Some people believe that every dollar that is wasted is created equally. Many students of behavioral psychology will tell you that the pain of financial loss is felt more deeply than the joy of financial gain.
There are obviously an unlimited number of ways to waste money, but none is quite as costly as when your retirement tax planning goes ignored until it’s far too late. When I say, “pre-emptive retirement tax planning,” it tends to elicit a great, big yawn. However, if I quickly add to that statement, that with a little foresight and planning, you could save $20,000 or even $30,000 in a single tax year – that tends to get a person’s attention.
Whether it’s called “retirement tax planning,” or, “forward-thinking tax planning,” or “THE pre-emptive retirement tax planning solution for Hollywood’s biggest stars,” just know, that whatever it’s called, people who overlook it put themselves at risk for wasting thousands, or even tens of thousands, of dollars.
What is pre-emptive retirement tax planning?
Pre-emptive retirement tax planning is planning that you enter into with your accountant and your advisor that takes into consideration both your current and your future financial life, and then makes informed financial decisions that are designed to save you the most money in taxes over time.
More specifically, this type of planning takes into consideration things like:
- When retirement account distributions will be taken
- What amounts are taken
- When major purchases will be made
- Which account(s) will be used
- What types of investments are chosen
- Whether taxable or non-taxable distributions are taken
- In which state you live
Here’s a general overview of why pre-emptive tax planning is so important
Most retirees have numerous income sources. There’s Social Security, which may be taxable. There are IRAs and employer-sponsored retirement accounts (such as 401(k)s). There are also savings, investments, brokerage accounts, inheritances, and capital gains. And then perhaps there’s even real estate income, income from post-retirement work, and perhaps even income from a small business.
During the principal working years, most good savers defer as much income as possible by utilizing tax-deferred investment vehicles. You reduce your taxable income, and the money compounds tax deferred. By doing this year after year after year, you can amass a sizable amount of savings for the future.
So, then what happens?
Well typically, for those without a plan, even well after they retire, they end up leaving the money in their retirement accounts to grow untouched until the day comes when they are legally forced to begin taking Required Minimum Distributions (RMDs). The amount of an RMD is calculated based on your account balances and your life expectancy. Generally, the larger the balance, the bigger the RMD.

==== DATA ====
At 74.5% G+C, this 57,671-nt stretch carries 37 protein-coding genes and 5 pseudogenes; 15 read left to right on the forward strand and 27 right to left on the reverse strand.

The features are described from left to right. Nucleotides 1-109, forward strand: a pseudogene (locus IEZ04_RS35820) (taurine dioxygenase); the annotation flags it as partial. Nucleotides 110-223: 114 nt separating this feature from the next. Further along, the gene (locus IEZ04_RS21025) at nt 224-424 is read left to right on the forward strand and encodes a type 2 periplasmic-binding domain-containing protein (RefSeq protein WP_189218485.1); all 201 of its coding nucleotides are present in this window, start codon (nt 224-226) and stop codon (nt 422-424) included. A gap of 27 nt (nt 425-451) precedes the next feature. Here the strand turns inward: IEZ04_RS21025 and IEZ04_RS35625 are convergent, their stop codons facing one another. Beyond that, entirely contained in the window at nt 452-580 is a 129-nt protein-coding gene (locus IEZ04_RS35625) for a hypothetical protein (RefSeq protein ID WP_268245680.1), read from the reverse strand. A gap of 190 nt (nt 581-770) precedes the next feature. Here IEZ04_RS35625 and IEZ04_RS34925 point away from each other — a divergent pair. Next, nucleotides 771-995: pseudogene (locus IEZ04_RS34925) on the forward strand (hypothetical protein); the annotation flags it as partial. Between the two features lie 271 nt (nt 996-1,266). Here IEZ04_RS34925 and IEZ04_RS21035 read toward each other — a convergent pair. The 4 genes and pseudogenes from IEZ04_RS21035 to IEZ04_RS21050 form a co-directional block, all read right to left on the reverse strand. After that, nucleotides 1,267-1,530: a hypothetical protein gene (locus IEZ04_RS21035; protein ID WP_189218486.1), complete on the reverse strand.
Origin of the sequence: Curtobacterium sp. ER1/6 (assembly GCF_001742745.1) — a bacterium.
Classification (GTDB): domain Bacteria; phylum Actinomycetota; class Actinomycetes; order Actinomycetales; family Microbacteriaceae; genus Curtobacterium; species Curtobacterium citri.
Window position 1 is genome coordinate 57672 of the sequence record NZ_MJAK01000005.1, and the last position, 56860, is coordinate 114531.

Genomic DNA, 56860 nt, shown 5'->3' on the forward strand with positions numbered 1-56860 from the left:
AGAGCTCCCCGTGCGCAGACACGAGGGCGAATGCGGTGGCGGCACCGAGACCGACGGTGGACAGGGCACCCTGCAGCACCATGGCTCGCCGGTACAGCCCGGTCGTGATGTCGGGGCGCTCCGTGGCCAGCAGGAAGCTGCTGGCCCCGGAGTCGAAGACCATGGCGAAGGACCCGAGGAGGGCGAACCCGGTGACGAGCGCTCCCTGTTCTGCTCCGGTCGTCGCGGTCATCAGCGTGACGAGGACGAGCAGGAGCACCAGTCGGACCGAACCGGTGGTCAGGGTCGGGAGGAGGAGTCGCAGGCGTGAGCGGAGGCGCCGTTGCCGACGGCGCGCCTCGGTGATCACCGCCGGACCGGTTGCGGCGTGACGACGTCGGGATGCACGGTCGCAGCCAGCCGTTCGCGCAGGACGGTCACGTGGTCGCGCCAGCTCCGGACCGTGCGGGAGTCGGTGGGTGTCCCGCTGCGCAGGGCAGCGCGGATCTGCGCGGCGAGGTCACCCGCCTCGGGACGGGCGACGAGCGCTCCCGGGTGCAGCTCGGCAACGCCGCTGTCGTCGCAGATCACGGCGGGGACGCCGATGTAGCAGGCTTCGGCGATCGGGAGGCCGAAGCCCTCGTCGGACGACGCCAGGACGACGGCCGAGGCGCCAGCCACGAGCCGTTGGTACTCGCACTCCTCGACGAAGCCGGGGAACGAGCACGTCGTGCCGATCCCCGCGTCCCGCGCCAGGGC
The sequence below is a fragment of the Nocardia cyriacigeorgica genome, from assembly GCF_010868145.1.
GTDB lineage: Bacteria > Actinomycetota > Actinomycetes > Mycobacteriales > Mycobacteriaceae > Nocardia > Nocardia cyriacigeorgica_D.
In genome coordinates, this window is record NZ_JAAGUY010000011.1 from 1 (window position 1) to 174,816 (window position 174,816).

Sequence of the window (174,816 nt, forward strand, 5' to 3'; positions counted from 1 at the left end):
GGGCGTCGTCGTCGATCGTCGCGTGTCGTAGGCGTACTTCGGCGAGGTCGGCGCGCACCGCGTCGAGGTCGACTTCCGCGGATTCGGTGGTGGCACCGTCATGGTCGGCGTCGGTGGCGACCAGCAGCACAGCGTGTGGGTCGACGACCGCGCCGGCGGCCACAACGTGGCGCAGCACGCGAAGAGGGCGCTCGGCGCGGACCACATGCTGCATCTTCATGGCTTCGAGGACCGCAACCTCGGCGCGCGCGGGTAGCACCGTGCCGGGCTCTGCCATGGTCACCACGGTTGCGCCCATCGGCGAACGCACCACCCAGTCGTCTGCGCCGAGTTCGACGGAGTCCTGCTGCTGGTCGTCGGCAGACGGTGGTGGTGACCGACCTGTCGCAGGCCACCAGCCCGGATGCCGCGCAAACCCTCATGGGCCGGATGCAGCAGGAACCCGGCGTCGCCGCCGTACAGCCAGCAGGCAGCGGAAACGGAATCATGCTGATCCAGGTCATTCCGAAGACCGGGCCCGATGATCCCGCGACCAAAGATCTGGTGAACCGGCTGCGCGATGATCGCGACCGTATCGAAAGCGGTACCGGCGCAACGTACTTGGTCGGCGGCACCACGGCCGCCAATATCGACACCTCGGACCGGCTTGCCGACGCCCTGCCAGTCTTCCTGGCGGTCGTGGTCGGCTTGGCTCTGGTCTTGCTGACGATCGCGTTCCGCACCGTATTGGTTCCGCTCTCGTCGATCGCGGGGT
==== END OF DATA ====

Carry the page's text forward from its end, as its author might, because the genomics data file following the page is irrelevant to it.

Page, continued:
Don’t misunderstand me; leaving the money in your 401(k) seems intuitive. That money has been in there a long time. It’s probably been growing, so why tap into it before you are legally forced to? Well, because those large balances can end upnecessitating overly large RMDs compared to account balances that are lower, which in turn can trigger unnecessarily large tax bills. Remember, these tax bills don’t just impact your RMDs, they can bump you into a higher tax bracket affecting all your income for the year. And these bills can end up being thousands of dollars higher than they would have been if those accounts had only been properly utilized sooner.
There are myriad exceptions and contingencies, and everyone’s situation is unique. But between when you are working and earning money and when you are retired and spending money, your state and federal income taxes can go up. When this combines with the large RMDs, the result is a much bigger tax bite than would have been required if some basic, forward-thinking, tax planning had been implemented years before.
How much more might you have to pay?
I’ve seen a couple with a net worth of well under a million dollars be forced to pay $25,000 over and above what they could have paid merely because they didn’t plan in advance. In their situation, rather than begin utilizing the monies they held in a 401(k) before RMDs kicked in, they instead only used their after-tax savings to fund the first half-decade of their retirements.
It all comes down to planning.
Now, this is merely a “flyover” of a complex set of possible outcomes. Simply, the number of contingencies can feel staggering, but that’s why fiduciary financial professionals like your advisor and your accountant exist.
Remember, this is about you eliminating financial waste and keeping as much of your hard-earned savings as possible. And large chunks of money needlessly going out to old Uncle Sam are perhaps the most painful financial waste of all.